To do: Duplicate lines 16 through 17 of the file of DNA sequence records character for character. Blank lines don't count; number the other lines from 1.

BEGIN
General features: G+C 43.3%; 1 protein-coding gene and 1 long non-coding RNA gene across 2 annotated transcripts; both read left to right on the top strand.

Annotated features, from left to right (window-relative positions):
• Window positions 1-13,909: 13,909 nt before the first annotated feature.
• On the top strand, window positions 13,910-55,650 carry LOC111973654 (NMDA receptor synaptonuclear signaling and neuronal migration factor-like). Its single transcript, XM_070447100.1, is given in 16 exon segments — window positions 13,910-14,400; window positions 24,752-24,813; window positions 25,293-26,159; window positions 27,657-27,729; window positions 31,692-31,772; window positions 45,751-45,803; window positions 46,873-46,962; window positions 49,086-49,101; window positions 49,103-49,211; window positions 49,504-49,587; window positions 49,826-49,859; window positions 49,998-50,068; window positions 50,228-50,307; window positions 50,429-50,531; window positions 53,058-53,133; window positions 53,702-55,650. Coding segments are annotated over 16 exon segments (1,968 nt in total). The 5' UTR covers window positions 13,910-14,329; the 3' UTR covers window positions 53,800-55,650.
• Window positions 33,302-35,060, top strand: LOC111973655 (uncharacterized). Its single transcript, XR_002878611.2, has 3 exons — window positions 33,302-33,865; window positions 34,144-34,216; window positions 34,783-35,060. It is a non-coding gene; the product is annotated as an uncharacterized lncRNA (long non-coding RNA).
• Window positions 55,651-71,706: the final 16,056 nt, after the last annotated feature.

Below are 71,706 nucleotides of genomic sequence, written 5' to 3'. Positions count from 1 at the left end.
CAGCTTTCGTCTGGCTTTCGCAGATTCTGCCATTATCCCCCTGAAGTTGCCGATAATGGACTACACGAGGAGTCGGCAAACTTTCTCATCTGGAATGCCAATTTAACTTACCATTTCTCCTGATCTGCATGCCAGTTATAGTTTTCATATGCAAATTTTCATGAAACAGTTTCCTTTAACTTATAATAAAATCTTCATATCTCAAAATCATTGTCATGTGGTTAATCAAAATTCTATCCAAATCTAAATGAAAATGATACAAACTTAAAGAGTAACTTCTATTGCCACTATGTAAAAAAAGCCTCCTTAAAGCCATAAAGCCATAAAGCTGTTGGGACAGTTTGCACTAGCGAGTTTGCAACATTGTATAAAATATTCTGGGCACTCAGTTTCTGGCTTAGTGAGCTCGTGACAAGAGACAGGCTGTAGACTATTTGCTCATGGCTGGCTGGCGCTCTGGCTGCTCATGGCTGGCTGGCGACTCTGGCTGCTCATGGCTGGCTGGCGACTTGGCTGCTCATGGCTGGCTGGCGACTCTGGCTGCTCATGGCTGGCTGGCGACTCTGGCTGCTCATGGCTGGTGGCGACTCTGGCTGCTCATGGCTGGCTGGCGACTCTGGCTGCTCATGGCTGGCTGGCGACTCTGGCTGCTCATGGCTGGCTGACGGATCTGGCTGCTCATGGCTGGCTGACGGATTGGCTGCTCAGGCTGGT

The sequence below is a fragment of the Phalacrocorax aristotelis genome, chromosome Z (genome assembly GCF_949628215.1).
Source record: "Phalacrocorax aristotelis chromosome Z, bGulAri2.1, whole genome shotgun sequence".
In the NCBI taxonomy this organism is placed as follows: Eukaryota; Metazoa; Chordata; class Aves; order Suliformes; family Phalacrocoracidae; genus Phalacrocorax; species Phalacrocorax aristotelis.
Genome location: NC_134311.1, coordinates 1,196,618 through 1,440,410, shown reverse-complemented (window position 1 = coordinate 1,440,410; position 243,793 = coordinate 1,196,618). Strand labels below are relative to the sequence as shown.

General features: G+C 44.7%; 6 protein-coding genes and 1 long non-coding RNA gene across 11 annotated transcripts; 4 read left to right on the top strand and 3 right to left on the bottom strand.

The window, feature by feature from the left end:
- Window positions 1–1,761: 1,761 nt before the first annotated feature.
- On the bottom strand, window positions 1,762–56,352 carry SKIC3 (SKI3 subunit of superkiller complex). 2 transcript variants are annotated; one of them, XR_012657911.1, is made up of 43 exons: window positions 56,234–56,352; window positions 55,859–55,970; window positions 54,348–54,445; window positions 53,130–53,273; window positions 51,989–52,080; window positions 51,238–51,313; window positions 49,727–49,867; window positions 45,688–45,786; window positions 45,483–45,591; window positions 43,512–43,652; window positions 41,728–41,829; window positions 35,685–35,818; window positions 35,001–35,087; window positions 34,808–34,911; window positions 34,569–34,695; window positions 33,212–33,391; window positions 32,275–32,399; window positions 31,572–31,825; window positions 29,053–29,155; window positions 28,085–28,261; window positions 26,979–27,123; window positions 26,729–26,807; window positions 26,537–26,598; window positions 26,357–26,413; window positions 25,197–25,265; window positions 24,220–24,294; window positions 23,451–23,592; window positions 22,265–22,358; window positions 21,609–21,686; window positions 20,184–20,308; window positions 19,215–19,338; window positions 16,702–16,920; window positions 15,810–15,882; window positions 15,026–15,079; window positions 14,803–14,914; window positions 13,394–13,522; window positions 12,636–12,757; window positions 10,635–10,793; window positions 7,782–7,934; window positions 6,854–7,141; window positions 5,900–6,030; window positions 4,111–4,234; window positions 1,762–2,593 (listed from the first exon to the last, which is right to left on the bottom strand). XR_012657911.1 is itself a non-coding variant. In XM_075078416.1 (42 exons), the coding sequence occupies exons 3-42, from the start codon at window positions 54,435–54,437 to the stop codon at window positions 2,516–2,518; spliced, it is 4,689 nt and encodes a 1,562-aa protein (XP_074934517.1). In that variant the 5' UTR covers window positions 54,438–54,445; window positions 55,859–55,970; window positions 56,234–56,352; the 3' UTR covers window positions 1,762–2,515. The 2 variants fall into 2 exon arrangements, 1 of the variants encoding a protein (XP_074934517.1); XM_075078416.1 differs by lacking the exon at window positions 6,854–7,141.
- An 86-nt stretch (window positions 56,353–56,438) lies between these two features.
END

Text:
- On the bottom strand, window positions 1,762–56,352 carry SKIC3 (SKI3 subunit of superkiller complex). 2 transcript variants are annotated; one of them, XR_012657911.1, is made up of 43 exons: window positions 56,234–56,352; window positions 55,859–55,970; window positions 54,348–54,445; window positions 53,130–53,273; window positions 51,989–52,080; window positions 51,238–51,313; window positions 49,727–49,867; window positions 45,688–45,786; window positions 45,483–45,591; window positions 43,512–43,652; window positions 41,728–41,829; window positions 35,685–35,818; window positions 35,001–35,087; window positions 34,808–34,911; window positions 34,569–34,695; window positions 33,212–33,391; window positions 32,275–32,399; window positions 31,572–31,825; window positions 29,053–29,155; window positions 28,085–28,261; window positions 26,979–27,123; window positions 26,729–26,807; window positions 26,537–26,598; window positions 26,357–26,413; window positions 25,197–25,265; window positions 24,220–24,294; window positions 23,451–23,592; window positions 22,265–22,358; window positions 21,609–21,686; window positions 20,184–20,308; window positions 19,215–19,338; window positions 16,702–16,920; window positions 15,810–15,882; window positions 15,026–15,079; window positions 14,803–14,914; window positions 13,394–13,522; window positions 12,636–12,757; window positions 10,635–10,793; window positions 7,782–7,934; window positions 6,854–7,141; window positions 5,900–6,030; window positions 4,111–4,234; window positions 1,762–2,593 (listed from the first exon to the last, which is right to left on the bottom strand). XR_012657911.1 is itself a non-coding variant. In XM_075078416.1 (42 exons), the coding sequence occupies exons 3-42, from the start codon at window positions 54,435–54,437 to the stop codon at window positions 2,516–2,518; spliced, it is 4,689 nt and encodes a 1,562-aa protein (XP_074934517.1). In that variant the 5' UTR covers window positions 54,438–54,445; window positions 55,859–55,970; window positions 56,234–56,352; the 3' UTR covers window positions 1,762–2,515. The 2 variants fall into 2 exon arrangements, 1 of the variants encoding a protein (XP_074934517.1); XM_075078416.1 differs by lacking the exon at window positions 6,854–7,141.
- An 86-nt stretch (window positions 56,353–56,438) lies between these two features.